Looking to boost your income? Try grad school. With the national unemployment rate close to 10%, more and more Americans are applying to these institutions for skill-building and advancement. “Graduate school can be a very important avenue for opening up additional career opportunities, especially for individuals interested in tracking careers projected to grow in the coming years,” says Tammy Mann, Ph.D., executive director of the Frederick D. Patterson Research Institute, a division of the United Negro College Fund. “There’s the opportunity to build a deeper knowledge and skill set when you pursue advanced degrees, which can be helpful when functioning in leadership positions.”
According to an August study from the Council of Graduate Schools, a national organization for the advancement of graduate education and research, applications from U.S. citizens and permanent residents increased 9% between fall 2009 and fall 2010, the same rate as for international applications. Of the 238 institutions that provided such data, 174, or 73%, reported a rise in applications for fall 2010, with an average increase of 12% at the institutions.
What’s your passion? This is the first question Ian Hardman, president of Management Leadership for Tomorrow, a career development institution that grooms minorities for top graduate business schools and corporations, asks a prospective graduate student. “We focus on giving people key ingredients needed to maximize their career potential, because there is a fundamental belief that if you maximize your potential, you’re going to have a larger sphere of influence in your organization and community.” Hardman and his team work with students 24 months in advance of the application process, asking them hard questions such as the impact they want to make in business and society once they receive their degree. Such examination, he says, helps individuals verbalize specific reasons for attending grad school.
Prospective students must also be prepared for the rigors of a graduate program. “You have to have the background and track record that ensures that you’re going to be successful. Business schools, just like employers, are taking bets based on your past projects,” says Hardman. “So if you haven’t demonstrated leadership, academic or job performance, a business school is going to make some assumptions about how you’re going to contribute to that school’s environment, classroom, and potentially an employer immediately leaving school.” For the unprepared, Hardman suggests developing a grid revealing your track record, leadership, and performance skills. “Preparation is about having the hard and soft skills on par so that you are eligible to have a conversation with the schools you’re most interested in.”
Hardman also suggests connecting with leading corporations and organizations through career fairs, summer jobs, or internships that will position you for leadership positions. “Prepare yourself professionally to enter the workforce in a way that allows you to leverage your strengths,” says Hardman.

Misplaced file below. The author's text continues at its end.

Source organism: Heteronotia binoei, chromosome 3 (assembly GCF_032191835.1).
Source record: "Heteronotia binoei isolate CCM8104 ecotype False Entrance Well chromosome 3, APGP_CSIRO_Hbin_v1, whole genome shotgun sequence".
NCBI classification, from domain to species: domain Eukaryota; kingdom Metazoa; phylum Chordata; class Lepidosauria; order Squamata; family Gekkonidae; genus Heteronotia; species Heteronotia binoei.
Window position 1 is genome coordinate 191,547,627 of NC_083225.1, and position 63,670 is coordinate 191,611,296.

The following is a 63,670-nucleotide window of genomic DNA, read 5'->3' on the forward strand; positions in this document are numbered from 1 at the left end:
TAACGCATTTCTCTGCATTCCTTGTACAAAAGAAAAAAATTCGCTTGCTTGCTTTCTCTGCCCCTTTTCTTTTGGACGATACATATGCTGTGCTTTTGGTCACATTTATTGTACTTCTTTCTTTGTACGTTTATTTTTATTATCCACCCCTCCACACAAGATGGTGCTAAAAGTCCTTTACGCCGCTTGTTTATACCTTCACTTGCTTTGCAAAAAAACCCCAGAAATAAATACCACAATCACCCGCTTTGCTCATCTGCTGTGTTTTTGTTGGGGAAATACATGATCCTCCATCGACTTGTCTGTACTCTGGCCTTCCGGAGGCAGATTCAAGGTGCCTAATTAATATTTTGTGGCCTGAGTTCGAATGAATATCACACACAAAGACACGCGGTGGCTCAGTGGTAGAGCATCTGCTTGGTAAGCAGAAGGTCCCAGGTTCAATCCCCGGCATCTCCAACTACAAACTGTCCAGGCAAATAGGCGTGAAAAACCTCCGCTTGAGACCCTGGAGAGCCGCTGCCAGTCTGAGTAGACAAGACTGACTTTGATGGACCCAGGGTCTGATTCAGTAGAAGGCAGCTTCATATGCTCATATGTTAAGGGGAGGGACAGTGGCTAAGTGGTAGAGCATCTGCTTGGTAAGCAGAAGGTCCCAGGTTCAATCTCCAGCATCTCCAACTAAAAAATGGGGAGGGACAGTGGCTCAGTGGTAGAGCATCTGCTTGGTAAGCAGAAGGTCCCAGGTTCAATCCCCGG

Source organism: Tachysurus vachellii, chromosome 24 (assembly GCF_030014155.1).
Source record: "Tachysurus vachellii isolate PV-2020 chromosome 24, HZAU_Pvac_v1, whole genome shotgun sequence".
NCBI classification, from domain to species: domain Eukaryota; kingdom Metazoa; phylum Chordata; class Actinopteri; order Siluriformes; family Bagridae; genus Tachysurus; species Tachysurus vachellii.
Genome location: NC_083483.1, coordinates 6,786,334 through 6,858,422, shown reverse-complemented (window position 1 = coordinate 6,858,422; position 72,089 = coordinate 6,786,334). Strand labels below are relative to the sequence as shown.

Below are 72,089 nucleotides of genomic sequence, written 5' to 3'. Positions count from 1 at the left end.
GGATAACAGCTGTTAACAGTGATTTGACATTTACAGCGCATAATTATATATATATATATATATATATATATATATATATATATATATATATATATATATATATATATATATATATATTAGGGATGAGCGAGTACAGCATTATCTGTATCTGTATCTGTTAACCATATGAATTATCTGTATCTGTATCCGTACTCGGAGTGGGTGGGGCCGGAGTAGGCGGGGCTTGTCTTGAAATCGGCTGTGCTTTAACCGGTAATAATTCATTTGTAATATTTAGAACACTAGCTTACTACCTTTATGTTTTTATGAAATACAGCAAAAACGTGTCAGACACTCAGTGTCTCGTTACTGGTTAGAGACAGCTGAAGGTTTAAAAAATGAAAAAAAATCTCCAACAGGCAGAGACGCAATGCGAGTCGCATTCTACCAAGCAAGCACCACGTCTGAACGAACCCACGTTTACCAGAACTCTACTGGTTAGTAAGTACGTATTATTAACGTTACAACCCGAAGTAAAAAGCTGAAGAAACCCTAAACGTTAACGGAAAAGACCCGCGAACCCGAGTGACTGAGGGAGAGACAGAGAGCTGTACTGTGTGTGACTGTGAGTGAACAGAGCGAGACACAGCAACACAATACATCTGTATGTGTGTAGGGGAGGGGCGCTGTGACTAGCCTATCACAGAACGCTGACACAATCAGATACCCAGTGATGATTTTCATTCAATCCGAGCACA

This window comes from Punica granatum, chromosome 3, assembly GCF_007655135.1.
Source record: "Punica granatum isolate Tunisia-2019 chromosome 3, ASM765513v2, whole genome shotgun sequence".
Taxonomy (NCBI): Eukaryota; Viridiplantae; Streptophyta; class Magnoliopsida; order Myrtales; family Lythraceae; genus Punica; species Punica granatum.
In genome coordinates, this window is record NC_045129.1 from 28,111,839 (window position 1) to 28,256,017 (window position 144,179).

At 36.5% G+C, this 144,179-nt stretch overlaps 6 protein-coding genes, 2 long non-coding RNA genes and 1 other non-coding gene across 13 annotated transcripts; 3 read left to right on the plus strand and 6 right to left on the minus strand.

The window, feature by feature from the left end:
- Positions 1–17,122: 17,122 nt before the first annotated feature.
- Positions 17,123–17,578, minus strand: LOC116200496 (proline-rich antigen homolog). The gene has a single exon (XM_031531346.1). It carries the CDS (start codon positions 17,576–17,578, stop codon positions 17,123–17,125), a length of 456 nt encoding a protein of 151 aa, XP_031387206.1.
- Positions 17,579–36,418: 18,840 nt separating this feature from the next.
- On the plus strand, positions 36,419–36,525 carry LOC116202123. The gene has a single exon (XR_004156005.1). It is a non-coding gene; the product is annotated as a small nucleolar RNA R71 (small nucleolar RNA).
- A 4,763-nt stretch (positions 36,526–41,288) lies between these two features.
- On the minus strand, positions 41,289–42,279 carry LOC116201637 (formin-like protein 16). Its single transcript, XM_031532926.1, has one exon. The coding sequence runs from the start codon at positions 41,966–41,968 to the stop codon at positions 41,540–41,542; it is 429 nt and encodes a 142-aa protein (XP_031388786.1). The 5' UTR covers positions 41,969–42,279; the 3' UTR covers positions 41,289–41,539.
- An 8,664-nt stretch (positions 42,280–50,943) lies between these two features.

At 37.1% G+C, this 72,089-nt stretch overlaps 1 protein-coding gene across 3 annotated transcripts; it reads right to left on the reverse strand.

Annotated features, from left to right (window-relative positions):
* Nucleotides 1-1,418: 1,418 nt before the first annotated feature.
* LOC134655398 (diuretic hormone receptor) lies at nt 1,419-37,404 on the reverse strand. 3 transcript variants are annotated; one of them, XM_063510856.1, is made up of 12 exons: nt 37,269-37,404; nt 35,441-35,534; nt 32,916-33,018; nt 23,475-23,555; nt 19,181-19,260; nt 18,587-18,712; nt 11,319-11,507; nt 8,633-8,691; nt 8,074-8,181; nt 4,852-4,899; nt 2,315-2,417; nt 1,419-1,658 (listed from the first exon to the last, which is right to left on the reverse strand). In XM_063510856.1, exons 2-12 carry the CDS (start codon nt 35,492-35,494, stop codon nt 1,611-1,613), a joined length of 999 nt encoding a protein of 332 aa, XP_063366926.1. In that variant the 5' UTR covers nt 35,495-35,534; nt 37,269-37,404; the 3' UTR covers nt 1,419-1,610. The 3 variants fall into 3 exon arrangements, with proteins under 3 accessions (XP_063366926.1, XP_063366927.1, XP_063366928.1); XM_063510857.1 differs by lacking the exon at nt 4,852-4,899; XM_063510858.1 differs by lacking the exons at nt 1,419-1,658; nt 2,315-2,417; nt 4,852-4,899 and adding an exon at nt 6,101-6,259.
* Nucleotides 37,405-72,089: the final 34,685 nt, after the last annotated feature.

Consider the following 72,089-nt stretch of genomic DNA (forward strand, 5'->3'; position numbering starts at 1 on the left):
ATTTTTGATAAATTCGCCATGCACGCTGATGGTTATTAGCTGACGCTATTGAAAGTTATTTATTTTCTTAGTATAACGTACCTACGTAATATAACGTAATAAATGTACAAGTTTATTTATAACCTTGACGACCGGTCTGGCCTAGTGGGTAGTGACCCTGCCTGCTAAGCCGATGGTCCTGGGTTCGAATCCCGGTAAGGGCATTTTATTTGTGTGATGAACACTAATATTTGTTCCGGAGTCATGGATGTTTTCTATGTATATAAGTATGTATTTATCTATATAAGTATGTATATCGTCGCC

After reviewing the institution’s program and curriculum, Hardman spends a great deal of time helping individuals honestly and, in some cases, painfully address the issue of whether a particular school is the right fit. “Most individuals immediately look at the national rankings and say I’ve got to be at one of these schools. This is really not the game,” he asserts. “Just by looking at the brand name you may miss the most important part, which is the content of the program that you’re going to use to help shape your passions into something that’s meaningful.” He recommends researching various schools and meeting with admission officers to evaluate the program that’s best aligned with your interests.
Mann strongly recommends checking the accreditation of schools. Even though there is university accreditation, look for specialized accreditation tied to specific programs. For example, students interested in clinical psychology graduate programs, at the doctoral level, will want to know if the program is accredited by the American Psychological Association (APA). Some states require that students complete APA accredited programs to become licensed. Prospective students need to do their research to understand how these additional accreditations could impact post-degree employment opportunities. “Depending on the field one is interested in pursuing, it’s important to make sure that if special accreditation is required, you seek the right schools,” Mann says.
Mann suggests prospective students gain a clear sense of the school’s job placement, especially if a student is immediately starting a program after earning a bachelor’s degree. It may be important for you to gain work experience before going to grad school to make yourself more marketable. “You need to understand how successful graduates are in their respective areas. An institution should have data that helps students understand that picture,” she says. Ask questions such as “What kind of jobs or careers do graduates enter?” and “How successful are they?” You can start your search with the prospective schools’ career services centers. Most institutions have offices that focus on career placement and should be able to share information about how successful their graduates are at securing employment. Some institutions might also post such information on their websites.